Those grammarians tried, but did not succeed, to achieve a similar overturning of the natural idiom in cases such as "it's me". They didn't really understand English grammar - as "me" is the disjunctive pronoun as well as being the object pronoun: "it is I" contains a serious grammatical mistake. But in any case, few people say "it is I", so, unlike the situation with the double negative, they did not manage to overturn natural idiom.

As you can see, whether to say "me" or "I" as the disjunctive pronoun in copula sentences and whether to use the double negative are not questions of speech vs. writing. Idiom - the natural phrasing of the language - is maintained in good writing too. Coming back to the issue of the placing of "only" in the sentence, an unnatural overturning of the natural idiom was also attempted here by 19th-century grammarians attempting to change the language, not codify the language, but change it, in line with their view of "logic" and Latin grammar. If you are correct that people are more likely to shift the position of "only" in writing, that is only because poor grammarians have convinced them, quite wrongly, that natural English idiom is incorrect.

I agree that there is a colloquial register and a formal register, and to that extent an educated person does not write as he speaks. A greater range of vocabulary and more complex sentence structure can be used in writing. But that does not mean that artificial things spliced into the language that were never there in Early Modern English are correct - grammarians with a weak grasp of English idiom attempted to pervert English into a calque of Latin. "This will only happen if you go with me" is by a long way the preferred natural phrase, both in writing and in speech.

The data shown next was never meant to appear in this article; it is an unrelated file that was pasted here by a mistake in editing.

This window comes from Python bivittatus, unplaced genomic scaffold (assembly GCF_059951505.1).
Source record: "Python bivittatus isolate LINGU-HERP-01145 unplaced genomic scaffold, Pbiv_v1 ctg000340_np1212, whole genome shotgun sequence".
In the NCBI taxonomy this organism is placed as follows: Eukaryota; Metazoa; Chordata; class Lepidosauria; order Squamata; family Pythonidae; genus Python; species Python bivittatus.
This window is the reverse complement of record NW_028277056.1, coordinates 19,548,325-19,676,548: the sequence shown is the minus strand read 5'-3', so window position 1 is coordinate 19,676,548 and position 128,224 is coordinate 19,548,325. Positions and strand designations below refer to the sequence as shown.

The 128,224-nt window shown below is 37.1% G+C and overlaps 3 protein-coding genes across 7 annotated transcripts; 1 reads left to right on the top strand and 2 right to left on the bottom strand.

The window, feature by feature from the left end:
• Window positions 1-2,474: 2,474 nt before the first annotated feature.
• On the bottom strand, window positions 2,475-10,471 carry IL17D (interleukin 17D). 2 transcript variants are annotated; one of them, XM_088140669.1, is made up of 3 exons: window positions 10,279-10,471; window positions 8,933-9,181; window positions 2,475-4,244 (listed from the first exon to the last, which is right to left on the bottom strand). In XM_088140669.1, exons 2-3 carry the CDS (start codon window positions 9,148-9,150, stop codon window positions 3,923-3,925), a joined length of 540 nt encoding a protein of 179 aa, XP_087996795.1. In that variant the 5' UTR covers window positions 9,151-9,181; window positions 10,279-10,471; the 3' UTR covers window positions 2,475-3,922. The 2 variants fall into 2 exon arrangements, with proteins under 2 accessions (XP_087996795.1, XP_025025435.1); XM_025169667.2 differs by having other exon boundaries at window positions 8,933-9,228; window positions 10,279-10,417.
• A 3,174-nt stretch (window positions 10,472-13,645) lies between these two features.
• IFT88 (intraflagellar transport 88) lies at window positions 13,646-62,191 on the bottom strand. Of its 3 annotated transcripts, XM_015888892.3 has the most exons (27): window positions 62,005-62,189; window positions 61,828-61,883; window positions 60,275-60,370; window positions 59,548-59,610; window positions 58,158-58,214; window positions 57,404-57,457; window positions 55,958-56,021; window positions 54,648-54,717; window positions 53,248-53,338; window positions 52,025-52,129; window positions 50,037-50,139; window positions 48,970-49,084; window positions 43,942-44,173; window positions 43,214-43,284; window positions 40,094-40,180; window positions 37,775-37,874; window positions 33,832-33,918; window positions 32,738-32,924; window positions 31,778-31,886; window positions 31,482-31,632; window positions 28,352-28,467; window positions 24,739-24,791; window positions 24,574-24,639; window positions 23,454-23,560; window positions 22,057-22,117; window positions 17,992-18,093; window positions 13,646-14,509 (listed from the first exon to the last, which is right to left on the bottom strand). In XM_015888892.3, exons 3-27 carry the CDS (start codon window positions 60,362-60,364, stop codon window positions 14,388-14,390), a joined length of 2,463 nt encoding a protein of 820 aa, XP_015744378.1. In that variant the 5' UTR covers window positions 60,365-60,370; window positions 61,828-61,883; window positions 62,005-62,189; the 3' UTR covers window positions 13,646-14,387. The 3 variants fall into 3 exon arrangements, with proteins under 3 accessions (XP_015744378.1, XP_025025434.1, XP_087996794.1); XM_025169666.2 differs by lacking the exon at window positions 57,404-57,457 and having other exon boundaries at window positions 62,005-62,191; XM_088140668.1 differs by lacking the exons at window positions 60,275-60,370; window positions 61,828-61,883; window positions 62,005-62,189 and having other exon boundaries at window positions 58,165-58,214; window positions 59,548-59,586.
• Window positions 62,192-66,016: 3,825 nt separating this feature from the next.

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The reason your other comment was deleted is that it was a reply, not an answer. This is also a reply and not an answer. I do believe that the flat Earth theory was by far preferred over the round Earth theory, as was the notion that the sun orbited the Earth. You're talking about preferences & aesthetic judgments & claiming that because everyone else likes vanilla ice cream, then so should I. Sorry, but I don't act like the proverbial lemming, even if the rest of the world does. – user21497 Apr 20 '13 at 5:14
Bill, you seem to have extreme difficulty in understanding what I wrote. Please read it several times. – David Apr 20 '13 at 11:55
I understood your screed. You seem to think that what you think is the only thing to think & that no one else knows anything. I've been studying language for more than 50 years & I've read all the arguments you discovered just last week. What is it about "XXX is how most native Anglophones say it & write it. YYY is how it should be said & written. But don't expect much agreement there & don't expect many native Anglophones to agree....This is politics, not grammar" that you don't understand? Until your style manual rules the usage world, doff the mitre. – user21497 Apr 20 '13 at 12:48
OK. I'll leave you to your campaign to import Latin grammar into English. – David Apr 20 '13 at 14:27
Maybe you haven't noticed, but language usage mavens & philologists succeeded in that little endeavor a couple of centuries ago when they claimed it was wrong to split English infinitives. Didn't make sense then & doesn't now. I don't know Latin grammar any longer. Haven't studied it since high school. Didn't like it then & don't use it now. But it's sooooooo comforting to have your permission to use the language the way I want to & to fight my own windmills. Any other benefactions you want to confer on the denizens of EL&U? – user21497 Apr 20 '13 at 14:42